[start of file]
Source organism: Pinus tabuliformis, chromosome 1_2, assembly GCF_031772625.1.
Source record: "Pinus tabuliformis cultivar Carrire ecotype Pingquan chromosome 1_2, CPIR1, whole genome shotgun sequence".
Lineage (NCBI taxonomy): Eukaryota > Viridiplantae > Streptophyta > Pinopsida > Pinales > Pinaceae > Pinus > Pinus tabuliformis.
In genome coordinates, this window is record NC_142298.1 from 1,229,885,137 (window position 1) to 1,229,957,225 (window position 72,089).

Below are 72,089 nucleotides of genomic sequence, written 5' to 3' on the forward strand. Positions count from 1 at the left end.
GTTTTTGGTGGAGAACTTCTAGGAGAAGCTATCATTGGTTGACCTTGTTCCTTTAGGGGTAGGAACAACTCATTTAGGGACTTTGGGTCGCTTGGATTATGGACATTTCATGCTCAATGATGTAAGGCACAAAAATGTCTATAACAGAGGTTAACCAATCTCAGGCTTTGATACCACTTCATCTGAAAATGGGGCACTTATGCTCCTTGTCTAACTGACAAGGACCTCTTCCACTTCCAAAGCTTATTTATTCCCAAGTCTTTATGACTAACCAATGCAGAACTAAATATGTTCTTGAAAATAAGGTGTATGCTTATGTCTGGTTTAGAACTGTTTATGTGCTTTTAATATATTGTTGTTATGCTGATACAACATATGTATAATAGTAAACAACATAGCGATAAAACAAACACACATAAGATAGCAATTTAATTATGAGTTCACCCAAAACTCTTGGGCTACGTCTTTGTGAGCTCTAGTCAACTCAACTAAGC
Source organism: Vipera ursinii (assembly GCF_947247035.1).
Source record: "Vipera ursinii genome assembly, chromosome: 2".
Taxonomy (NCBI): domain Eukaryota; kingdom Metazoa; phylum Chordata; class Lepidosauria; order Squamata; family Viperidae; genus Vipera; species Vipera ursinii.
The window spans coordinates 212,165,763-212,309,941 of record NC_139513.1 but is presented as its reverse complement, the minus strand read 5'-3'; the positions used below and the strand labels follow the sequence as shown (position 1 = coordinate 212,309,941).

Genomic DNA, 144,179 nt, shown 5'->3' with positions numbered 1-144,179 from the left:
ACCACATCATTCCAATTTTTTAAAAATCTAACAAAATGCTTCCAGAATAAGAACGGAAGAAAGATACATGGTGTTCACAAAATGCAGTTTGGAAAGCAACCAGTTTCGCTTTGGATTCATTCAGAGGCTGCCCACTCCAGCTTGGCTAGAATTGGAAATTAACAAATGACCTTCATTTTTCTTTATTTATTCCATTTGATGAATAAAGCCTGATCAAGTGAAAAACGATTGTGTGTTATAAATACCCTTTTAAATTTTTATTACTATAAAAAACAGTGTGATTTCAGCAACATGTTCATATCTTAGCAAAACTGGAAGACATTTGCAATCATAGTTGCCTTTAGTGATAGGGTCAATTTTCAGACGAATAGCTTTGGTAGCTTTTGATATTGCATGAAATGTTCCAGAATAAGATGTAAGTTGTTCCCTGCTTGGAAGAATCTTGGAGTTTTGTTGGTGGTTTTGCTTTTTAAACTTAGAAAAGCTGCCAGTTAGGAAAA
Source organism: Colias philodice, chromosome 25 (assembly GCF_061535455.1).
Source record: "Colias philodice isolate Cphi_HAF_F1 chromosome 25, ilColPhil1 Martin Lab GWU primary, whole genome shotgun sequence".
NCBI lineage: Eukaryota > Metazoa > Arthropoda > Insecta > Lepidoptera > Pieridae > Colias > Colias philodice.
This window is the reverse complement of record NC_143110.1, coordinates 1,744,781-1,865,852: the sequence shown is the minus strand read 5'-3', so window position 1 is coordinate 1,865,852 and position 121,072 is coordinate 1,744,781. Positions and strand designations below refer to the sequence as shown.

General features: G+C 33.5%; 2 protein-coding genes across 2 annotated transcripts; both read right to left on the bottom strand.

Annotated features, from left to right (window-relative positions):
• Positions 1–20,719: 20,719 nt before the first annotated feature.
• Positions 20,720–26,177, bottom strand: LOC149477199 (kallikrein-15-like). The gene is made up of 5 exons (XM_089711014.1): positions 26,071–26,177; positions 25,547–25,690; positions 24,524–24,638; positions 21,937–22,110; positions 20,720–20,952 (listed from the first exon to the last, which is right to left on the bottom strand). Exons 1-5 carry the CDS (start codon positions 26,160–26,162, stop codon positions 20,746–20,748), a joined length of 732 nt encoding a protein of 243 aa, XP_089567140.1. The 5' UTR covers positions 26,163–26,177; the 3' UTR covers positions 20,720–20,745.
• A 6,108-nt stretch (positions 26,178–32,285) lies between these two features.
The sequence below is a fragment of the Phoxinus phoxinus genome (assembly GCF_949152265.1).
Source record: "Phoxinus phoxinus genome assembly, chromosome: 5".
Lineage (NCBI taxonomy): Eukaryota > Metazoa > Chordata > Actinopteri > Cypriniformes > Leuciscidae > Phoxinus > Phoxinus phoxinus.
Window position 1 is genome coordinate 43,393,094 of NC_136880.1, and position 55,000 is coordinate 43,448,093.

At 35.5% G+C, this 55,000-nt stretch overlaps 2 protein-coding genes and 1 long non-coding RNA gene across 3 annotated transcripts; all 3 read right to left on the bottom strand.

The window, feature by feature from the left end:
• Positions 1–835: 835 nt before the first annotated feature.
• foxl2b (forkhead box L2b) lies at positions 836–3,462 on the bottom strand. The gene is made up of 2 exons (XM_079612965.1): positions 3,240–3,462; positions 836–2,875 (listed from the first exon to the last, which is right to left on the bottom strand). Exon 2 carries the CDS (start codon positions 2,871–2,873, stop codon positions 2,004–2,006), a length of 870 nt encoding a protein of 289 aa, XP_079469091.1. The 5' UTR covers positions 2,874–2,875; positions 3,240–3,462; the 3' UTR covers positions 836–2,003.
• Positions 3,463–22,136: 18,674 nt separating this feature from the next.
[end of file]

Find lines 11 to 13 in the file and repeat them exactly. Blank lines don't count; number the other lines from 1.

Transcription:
Genomic DNA, 144,179 nt, shown 5'->3' with positions numbered 1-144,179 from the left:
ACCACATCATTCCAATTTTTTAAAAATCTAACAAAATGCTTCCAGAATAAGAACGGAAGAAAGATACATGGTGTTCACAAAATGCAGTTTGGAAAGCAACCAGTTTCGCTTTGGATTCATTCAGAGGCTGCCCACTCCAGCTTGGCTAGAATTGGAAATTAACAAATGACCTTCATTTTTCTTTATTTATTCCATTTGATGAATAAAGCCTGATCAAGTGAAAAACGATTGTGTGTTATAAATACCCTTTTAAATTTTTATTACTATAAAAAACAGTGTGATTTCAGCAACATGTTCATATCTTAGCAAAACTGGAAGACATTTGCAATCATAGTTGCCTTTAGTGATAGGGTCAATTTTCAGACGAATAGCTTTGGTAGCTTTTGATATTGCATGAAATGTTCCAGAATAAGATGTAAGTTGTTCCCTGCTTGGAAGAATCTTGGAGTTTTGTTGGTGGTTTTGCTTTTTAAACTTAGAAAAGCTGCCAGTTAGGAAAA
Source organism: Colias philodice, chromosome 25 (assembly GCF_061535455.1).